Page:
The Better Business Bureau gives Electronic Transactions Inc. an A+ rating. They have been in business since 1989 and have services thousands of clients. Increase the power of your business today by choosing to accept credit and debit card payments.

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Credit Card Processing:

Some Hidden Credit Card Processing Fees to Watch Out For

Some of the “un-mentioned” fees include:

Over Limit Fee
Under Limit Fee
CVV/CVV2 Verification
Annual Fees
PCI Fees
Card Not Present Surcharge
Address Verification “Doesn’t Match” Surcharges

Savvy merchants calculate their “effective rate” by adding up the fees on a monthly statement, dividing the total by their statement’s credit card net sales and multiplying that by 100.

Deceptively low rates. Salespeople can offer a rate lower than a merchant is qualified to receive. That happens in tiered pricing where the agent quotes the merchant the debit card rate without mentioning downgrades for transactions that don’t qualify. We’ve all seen ads offering processing at 1.39%. Merchants don’t know the right questions to ask. A merchant’s swiped credit and rewards card transactions should generate a large difference when the effective rate is determined for the month.

Interchange Plus – Interchange Plus Pricing can be good if it’s set up correctly but it’s usually padded with additional fees. Interchange Plus works like this: A processor offers you .50% over the interchange rates Visa, MasterCard and Discover charge them. This allows them to advertise a rate of only .50% but the true cost is really closer to 3% – 4%. For Example: There is a phone company advertising a $14.95 per month five year high speed internet access service on TV right now. The problem is the $14.95 is their cost and when you add in all the taxes and other fees the true cost is close to $50 per month. It’s 100% legal but not the whole picture!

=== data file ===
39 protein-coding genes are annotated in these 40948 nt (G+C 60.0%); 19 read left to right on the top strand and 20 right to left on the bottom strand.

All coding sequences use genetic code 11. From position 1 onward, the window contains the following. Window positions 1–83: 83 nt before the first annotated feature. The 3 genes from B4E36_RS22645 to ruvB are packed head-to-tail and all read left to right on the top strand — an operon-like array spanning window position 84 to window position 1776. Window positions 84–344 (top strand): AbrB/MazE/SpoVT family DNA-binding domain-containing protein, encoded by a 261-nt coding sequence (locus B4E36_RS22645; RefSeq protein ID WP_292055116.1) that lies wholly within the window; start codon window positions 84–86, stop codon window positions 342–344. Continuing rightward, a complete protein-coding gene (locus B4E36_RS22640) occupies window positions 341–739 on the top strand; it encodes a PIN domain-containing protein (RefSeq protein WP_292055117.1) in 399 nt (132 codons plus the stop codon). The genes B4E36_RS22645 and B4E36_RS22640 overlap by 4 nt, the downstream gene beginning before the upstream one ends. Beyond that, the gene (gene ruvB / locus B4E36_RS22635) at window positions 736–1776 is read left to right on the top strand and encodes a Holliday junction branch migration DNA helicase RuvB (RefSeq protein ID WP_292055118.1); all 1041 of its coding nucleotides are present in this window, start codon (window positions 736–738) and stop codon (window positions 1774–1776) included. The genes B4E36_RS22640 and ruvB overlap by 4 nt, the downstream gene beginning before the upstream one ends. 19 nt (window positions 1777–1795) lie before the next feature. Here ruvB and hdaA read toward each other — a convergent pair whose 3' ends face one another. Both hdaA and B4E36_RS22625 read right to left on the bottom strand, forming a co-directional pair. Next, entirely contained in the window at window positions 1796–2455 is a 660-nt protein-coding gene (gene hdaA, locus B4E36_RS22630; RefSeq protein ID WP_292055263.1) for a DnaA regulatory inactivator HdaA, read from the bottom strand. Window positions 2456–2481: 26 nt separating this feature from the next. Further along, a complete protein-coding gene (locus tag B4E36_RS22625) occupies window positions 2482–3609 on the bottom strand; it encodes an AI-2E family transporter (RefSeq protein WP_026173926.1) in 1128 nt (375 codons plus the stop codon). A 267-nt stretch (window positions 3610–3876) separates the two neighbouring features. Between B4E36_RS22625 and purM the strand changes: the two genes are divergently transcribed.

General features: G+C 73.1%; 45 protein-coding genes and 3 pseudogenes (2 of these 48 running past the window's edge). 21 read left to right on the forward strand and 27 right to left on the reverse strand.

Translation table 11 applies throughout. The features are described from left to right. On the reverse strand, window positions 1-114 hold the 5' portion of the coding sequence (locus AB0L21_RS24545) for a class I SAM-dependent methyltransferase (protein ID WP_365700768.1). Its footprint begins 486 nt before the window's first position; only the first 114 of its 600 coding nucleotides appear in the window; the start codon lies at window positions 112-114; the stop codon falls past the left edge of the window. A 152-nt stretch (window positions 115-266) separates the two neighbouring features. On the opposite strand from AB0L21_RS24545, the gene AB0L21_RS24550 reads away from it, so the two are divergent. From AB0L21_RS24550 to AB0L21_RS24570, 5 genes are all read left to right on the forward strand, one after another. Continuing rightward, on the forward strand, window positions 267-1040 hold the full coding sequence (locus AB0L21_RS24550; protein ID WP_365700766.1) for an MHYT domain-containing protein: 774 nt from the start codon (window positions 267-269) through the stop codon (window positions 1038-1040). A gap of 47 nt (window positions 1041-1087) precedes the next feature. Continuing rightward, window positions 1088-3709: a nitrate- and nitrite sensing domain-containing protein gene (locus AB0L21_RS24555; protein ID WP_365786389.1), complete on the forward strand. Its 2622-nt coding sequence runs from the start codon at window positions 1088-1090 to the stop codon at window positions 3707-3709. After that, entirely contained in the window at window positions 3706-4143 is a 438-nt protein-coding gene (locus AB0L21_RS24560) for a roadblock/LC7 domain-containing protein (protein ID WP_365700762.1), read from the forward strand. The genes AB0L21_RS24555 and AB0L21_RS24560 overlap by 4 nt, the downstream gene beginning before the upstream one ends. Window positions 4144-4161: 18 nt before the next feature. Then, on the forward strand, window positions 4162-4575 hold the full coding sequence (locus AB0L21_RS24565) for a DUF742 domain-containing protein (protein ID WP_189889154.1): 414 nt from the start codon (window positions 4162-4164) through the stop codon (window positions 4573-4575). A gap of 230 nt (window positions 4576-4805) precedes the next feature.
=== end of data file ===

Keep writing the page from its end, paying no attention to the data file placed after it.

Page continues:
Phony offer of $500. The agent tells a merchant that, “If I can’t save you any money on your monthly contract, I’ll give you $500.” What the agent really wants is a look at the current contract. No matter what the document says, the agent can vow to beat the rate.
How? By failing to mention that some of the fees that will show up on the statement.
Also consider a company paying straight interchange with no other fees. An agent could offer to pay $5 a month just to process with his company for the next two or three years. It would cost the processor $120 to $180, plus the cost of the setup, but it would eliminate a $500 payout. But no merchant would even switch for $60 a year savings, so the proposal is just to avoid the payout.
“Free” terminals. So-called free terminals are really loaners that merchants lose if they switch processors. If they change merchant-services providers, merchants have 10 days or so to return the equipment or else the acquirer debits the full amount specified on the terminal agreement form.

Such terminals don’t even qualify as “free use” equipment because they general come with minimum requirements for rates, monthly fees, monthly minimums and other fees.
ISOs offering free terminals sometimes include a clause on the forms merchants sign that specifies a 50% premium above the terminal’s “sale price” if the merchant fails to return the equipment.

Claiming to work for card brands. “I work directly for MasterCard and Visa,” some agents assert.

That can put merchants at ease but opens the door for scams. Warn clients about agents that make that claim. Including this line anywhere in a sales presentation should scream to a merchant that either, “I am too new to understand why this is wrong,” or “I am going to stick you because you’ll let me.” Either way, the agent should be shown the door.